The army, and Musharraf, who had incarcerated dozens of judges, including five chief justices and their families, have suddenly discovered a new-found reverence for the judiciary and the rule of law. Justice Waqar Seth could have easily done without the grand-standing lines. While hyperbole is a norm rather than an exception in the Pakistani judiciary, the impugned lines are a serious distraction from an otherwise stellar judgment, and fly against progressive values. One wishes that such a primitive and gory prospect had not even been contemplated, let alone penned down. Posthumous punishment has no room in modern law, even if intended as a deterrent.
Be that as it may, Musharraf and his outfit – after six years and about 125 hearings – have yet to deny the charges against him. In fact, Musharraf has dismissed the constitution as a piece of paper that belongs in the dustbin. The ailing former dictator does have legal remedies available to him, however, including appeals and reviews, but that would entail appearing before the courts, which he is unlikely to do. But some manner of judicial review will be sought by the Imran Khan government to assuage and appease its army masters.
While the Supreme Court of Pakistan can and probably will review the special court’s judgment, and purge its repugnant remarks, it appears unlikely that it would quash it in toto. Aside from the myriad legal and constitutional reasons, the simple fact is that people are fed-up with the army’s blatant, in-your-face interventions into everything civilian. A wise former DG ISPR, Brigadier A.R. Siddiqui, had written in his 1996 book, The Military in Pakistan: Image and Reality: “The frequent use of the military for internal security duties had first led to an expansion of its image and then to its progressive contraction or disfiguration. The popular belief in the inexhaustible resourcefulness of the military eroded through excessive use and overexposure, which made it all too familiar a sight and deprived it of much of its awe and majesty”. This is even more true when the army plunges itself into politics and governance matters, whether in the form of a martial law or a hybrid regime. The blatant meddling into politics by the army since and despite Musharraf’s inglorious ouster, has overexposed it and busted its domestic impregnability myth. Essentially, the army has overplayed its hand. A pushback was inevitable, and finally came in the form of the special court judgment.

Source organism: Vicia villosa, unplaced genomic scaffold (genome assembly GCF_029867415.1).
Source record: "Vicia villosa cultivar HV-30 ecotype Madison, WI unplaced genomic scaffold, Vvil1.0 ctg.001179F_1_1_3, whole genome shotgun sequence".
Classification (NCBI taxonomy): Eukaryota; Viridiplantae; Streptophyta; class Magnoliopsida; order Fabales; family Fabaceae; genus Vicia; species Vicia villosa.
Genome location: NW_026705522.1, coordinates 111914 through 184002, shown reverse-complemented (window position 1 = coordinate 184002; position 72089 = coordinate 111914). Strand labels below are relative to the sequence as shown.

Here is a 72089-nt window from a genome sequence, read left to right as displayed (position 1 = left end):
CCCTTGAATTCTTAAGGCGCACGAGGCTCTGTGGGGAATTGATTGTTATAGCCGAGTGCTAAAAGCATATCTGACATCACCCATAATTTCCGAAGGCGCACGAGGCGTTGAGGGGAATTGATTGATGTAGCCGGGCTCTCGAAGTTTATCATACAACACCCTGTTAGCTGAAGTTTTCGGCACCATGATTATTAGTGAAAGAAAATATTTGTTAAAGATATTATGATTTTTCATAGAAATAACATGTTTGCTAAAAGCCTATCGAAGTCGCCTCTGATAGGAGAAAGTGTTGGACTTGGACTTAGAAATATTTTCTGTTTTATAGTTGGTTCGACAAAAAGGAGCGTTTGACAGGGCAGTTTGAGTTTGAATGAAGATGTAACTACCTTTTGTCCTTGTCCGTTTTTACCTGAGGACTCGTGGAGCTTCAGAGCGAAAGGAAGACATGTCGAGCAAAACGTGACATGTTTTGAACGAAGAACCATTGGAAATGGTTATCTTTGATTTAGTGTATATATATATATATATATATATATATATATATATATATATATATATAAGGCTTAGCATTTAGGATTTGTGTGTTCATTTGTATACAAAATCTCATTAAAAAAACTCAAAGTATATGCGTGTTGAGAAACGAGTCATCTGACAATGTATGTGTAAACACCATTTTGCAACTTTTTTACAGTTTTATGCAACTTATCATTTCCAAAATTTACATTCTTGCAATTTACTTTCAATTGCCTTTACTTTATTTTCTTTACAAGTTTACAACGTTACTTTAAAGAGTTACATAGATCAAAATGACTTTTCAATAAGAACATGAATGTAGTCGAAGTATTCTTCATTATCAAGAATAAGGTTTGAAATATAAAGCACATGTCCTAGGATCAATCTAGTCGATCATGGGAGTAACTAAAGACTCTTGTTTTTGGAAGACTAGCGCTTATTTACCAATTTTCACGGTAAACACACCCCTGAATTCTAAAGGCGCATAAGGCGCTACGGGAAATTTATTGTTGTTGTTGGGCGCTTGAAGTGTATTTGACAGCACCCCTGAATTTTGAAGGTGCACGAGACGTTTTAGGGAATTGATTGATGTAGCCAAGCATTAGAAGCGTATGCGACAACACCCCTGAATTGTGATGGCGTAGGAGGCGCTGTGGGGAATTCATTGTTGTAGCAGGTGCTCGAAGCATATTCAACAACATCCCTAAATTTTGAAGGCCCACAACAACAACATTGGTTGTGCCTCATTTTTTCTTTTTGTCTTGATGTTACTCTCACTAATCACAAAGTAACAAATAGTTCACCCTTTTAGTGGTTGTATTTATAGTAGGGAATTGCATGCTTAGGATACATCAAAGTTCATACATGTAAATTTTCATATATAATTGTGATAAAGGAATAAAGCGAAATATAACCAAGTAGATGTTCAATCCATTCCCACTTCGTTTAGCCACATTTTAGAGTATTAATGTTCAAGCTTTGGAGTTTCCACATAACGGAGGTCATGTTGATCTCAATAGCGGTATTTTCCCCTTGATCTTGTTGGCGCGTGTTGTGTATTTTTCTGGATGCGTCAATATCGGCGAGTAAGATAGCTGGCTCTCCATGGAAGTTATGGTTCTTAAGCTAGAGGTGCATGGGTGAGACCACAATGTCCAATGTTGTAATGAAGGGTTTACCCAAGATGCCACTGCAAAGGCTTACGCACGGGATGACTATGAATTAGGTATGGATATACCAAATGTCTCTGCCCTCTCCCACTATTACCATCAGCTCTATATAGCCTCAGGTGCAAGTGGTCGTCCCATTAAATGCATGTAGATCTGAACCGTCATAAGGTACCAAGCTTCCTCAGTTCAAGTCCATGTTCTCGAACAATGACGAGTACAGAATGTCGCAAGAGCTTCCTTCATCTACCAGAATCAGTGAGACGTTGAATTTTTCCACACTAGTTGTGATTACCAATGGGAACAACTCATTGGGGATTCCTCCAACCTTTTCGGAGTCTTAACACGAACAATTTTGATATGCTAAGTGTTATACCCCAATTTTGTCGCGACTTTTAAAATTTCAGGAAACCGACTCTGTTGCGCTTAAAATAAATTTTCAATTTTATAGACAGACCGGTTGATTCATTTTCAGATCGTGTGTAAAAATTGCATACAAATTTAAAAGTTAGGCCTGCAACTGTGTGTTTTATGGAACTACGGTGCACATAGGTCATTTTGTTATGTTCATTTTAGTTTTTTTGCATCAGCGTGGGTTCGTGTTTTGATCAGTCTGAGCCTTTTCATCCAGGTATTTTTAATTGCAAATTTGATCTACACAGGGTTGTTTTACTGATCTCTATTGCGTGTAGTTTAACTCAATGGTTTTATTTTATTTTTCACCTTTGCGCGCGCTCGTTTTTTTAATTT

The judiciary is currently pitted directly against the army. A new Chief Justice of Pakistan is scheduled to take oath shortly. Would he and the courts he would preside over, roll back the verdict against Musharraf? It won’t be easy to do so. But the ultimate onus is on the country’s political parties to capitalise on the opening provided by the special court’s judgment, and further the case for civilian supremacy. In democracies, the heavy lifting has to be done by the political parties. But so far, they remain conspicuous by their absence. The judiciary has dealt some hefty blows to the army’s political role, but they are not fatal. Unless the political leadership rises to the occasion, the junta would try to wrestle back the space it has lost.
Mohammad Taqi is a Pakistani-American columnist. He tweets @mazdaki